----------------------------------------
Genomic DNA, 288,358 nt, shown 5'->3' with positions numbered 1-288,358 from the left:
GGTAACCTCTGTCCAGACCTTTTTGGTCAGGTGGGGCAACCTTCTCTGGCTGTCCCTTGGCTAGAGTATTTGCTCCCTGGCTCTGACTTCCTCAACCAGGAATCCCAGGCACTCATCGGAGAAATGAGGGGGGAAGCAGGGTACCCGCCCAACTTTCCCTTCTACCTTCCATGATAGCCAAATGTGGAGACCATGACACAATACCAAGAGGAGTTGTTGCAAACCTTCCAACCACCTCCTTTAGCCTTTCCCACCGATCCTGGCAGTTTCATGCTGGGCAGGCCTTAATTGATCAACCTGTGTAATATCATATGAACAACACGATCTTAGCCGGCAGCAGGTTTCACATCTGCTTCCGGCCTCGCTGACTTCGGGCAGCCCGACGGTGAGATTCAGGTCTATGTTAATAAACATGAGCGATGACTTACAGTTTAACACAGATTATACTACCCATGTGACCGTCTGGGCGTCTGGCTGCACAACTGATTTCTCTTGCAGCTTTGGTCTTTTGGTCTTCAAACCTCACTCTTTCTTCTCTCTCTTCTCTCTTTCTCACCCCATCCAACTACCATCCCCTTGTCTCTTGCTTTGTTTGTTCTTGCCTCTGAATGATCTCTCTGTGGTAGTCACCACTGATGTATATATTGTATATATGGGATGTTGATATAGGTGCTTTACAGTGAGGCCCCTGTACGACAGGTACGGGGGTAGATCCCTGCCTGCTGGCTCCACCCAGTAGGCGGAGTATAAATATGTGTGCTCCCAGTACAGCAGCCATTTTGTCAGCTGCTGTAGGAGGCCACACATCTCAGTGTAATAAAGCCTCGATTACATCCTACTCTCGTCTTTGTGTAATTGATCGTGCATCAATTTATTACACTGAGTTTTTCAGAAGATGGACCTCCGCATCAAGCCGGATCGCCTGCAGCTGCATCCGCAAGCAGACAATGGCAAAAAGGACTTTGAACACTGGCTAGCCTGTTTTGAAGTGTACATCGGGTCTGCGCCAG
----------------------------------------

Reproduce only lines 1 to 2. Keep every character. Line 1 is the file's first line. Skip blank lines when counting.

Genomic DNA, 288,358 nt, shown 5'->3' with positions numbered 1-288,358 from the left:
GGTAACCTCTGTCCAGACCTTTTTGGTCAGGTGGGGCAACCTTCTCTGGCTGTCCCTTGGCTAGAGTATTTGCTCCCTGGCTCTGACTTCCTCAACCAGGAATCCCAGGCACTCATCGGAGAAATGAGGGGGGAAGCAGGGTACCCGCCCAACTTTCCCTTCTACCTTCCATGATAGCCAAATGTGGAGACCATGACACAATACCAAGAGGAGTTGTTGCAAACCTTCCAACCACCTCCTTTAGCCTTTCCCACCGATCCTGGCAGTTTCATGCTGGGCAGGCCTTAATTGATCAACCTGTGTAATATCATATGAACAACACGATCTTAGCCGGCAGCAGGTTTCACATCTGCTTCCGGCCTCGCTGACTTCGGGCAGCCCGACGGTGAGATTCAGGTCTATGTTAATAAACATGAGCGATGACTTACAGTTTAACACAGATTATACTACCCATGTGACCGTCTGGGCGTCTGGCTGCACAACTGATTTCTCTTGCAGCTTTGGTCTTTTGGTCTTCAAACCTCACTCTTTCTTCTCTCTCTTCTCTCTTTCTCACCCCATCCAACTACCATCCCCTTGTCTCTTGCTTTGTTTGTTCTTGCCTCTGAATGATCTCTCTGTGGTAGTCACCACTGATGTATATATTGTATATATGGGATGTTGATATAGGTGCTTTACAGTGAGGCCCCTGTACGACAGGTACGGGGGTAGATCCCTGCCTGCTGGCTCCACCCAGTAGGCGGAGTATAAATATGTGTGCTCCCAGTACAGCAGCCATTTTGTCAGCTGCTGTAGGAGGCCACACATCTCAGTGTAATAAAGCCTCGATTACATCCTACTCTCGTCTTTGTGTAATTGATCGTGCATCAATTTATTACACTGAGTTTTTCAGAAGATGGACCTCCGCATCAAGCCGGATCGCCTGCAGCTGCATCCGCAAGCAGACAATGGCAAAAAGGACTTTGAACACTGGCTAGCCTGTTTTGAAGTGTACATCGGGTCTGCGCCAG